Ragwort. A much maligned plant because it is poisonous to livestock, and can be an indicator of bad grazing management, in particular overgrazing, which creates bare ground in which the seed can germinate. There is legislation, enforced by Defra, to control the plant. And yet on shingle beaches this plant behaves differently, and is actually of great value.
Shingle beaches tend not to be grazed these days, with a few exceptions, and the success of ragwort is down to the droughty nature of the soil. The seed can get established in areas that are drought stressed, or perhaps disturbed by rabbits. Walking across a very dry bit of Dungeness the other day I came across this little patch of gold.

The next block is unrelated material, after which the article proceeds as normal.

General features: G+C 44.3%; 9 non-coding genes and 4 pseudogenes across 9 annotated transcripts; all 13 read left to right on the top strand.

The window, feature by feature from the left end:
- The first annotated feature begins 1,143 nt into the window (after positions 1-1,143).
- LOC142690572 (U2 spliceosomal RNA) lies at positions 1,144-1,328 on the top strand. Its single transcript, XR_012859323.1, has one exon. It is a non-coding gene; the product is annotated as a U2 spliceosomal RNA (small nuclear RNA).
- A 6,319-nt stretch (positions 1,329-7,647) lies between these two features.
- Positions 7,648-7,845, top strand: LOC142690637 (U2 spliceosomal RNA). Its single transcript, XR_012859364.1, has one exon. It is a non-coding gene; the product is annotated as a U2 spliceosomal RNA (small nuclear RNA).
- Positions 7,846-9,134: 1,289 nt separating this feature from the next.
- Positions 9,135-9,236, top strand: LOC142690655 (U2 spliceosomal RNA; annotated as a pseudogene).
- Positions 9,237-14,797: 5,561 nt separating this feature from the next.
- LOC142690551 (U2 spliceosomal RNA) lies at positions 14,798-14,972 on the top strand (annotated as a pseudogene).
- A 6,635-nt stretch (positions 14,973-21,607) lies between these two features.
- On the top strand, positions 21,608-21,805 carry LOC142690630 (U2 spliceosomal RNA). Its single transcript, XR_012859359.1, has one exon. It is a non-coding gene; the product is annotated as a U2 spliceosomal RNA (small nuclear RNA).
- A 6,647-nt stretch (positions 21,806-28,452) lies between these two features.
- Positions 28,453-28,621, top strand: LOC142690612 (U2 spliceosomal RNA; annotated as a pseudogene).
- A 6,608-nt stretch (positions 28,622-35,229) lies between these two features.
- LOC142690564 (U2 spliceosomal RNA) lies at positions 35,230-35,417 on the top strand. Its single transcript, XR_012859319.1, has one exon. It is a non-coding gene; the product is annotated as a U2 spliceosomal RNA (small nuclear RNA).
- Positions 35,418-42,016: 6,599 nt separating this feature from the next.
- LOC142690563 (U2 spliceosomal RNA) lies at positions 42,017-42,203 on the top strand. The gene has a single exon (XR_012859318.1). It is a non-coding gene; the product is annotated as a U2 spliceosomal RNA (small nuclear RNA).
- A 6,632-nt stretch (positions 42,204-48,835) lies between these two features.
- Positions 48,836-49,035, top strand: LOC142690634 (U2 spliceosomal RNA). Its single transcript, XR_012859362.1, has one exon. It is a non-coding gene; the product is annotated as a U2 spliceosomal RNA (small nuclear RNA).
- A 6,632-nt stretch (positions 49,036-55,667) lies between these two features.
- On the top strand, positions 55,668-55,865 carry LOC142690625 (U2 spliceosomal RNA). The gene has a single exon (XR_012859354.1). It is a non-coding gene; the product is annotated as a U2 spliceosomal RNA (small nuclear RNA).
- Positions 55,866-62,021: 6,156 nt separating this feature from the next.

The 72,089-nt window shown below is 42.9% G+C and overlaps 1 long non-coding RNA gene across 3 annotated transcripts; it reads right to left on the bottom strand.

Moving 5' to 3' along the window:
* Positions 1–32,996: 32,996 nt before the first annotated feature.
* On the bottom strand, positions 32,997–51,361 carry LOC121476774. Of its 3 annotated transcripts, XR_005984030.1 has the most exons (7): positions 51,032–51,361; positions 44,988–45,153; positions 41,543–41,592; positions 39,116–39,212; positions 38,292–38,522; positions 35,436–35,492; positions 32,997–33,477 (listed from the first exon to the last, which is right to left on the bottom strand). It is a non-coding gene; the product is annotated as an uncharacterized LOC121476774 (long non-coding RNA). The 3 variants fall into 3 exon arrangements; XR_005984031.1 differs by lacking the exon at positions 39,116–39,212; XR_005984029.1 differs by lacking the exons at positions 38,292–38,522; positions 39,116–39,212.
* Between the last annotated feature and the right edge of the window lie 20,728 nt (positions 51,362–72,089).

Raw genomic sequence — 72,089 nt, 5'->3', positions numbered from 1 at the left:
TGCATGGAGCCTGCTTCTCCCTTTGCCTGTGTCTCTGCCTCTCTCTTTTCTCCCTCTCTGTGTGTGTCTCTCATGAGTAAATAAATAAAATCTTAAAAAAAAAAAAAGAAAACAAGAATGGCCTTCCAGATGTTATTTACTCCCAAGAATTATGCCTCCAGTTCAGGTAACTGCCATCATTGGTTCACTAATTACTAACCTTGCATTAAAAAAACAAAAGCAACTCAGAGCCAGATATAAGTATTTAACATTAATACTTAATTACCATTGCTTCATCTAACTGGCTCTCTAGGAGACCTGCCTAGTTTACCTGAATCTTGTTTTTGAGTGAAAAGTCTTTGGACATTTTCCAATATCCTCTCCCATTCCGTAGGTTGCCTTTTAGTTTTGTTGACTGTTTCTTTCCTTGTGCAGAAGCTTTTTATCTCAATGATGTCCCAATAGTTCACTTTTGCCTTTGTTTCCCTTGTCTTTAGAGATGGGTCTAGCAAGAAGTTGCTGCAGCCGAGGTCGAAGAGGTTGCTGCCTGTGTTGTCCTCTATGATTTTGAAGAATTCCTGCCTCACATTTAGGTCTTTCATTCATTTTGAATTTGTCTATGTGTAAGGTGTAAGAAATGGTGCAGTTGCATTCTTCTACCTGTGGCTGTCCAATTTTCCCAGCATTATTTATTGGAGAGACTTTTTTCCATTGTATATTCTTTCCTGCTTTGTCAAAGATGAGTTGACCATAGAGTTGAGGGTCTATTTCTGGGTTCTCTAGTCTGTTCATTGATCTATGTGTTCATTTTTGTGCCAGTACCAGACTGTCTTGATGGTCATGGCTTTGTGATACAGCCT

It was a highly localised, but dense patch of the plant, growing with viper’s-bugloss Echium vulgare, another disturbance indicator. What was noticeable was that the plants were growing in a very deep shingle hollow – a former piece of coast that almost turned into an Oppen Pit, except that the shingle does not quite reach below the water table.
So why is the plant valuable? Read the rest of this entry »